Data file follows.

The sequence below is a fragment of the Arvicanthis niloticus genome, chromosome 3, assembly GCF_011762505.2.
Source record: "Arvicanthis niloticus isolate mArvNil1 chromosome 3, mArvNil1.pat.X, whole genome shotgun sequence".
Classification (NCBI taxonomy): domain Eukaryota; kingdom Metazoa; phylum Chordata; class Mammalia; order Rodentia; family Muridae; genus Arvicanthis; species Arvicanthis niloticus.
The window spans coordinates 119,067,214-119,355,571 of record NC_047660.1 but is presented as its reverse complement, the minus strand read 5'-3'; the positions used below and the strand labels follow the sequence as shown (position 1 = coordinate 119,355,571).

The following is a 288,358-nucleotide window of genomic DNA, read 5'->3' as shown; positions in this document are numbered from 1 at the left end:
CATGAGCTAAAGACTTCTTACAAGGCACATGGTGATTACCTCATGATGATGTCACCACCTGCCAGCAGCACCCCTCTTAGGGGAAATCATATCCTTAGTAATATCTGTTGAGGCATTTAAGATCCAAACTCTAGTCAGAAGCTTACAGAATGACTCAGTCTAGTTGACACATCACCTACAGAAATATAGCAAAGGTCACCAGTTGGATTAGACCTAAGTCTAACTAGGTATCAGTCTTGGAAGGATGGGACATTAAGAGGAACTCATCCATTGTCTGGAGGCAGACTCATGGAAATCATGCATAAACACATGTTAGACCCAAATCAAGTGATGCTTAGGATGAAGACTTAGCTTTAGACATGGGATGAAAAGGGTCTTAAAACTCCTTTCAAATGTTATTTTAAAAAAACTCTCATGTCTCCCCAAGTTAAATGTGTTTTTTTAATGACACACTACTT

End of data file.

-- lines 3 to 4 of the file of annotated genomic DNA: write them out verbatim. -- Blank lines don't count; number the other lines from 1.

Classification (NCBI taxonomy): domain Eukaryota; kingdom Metazoa; phylum Chordata; class Mammalia; order Rodentia; family Muridae; genus Arvicanthis; species Arvicanthis niloticus.
The window spans coordinates 119,067,214-119,355,571 of record NC_047660.1 but is presented as its reverse complement, the minus strand read 5'-3'; the positions used below and the strand labels follow the sequence as shown (position 1 = coordinate 119,355,571).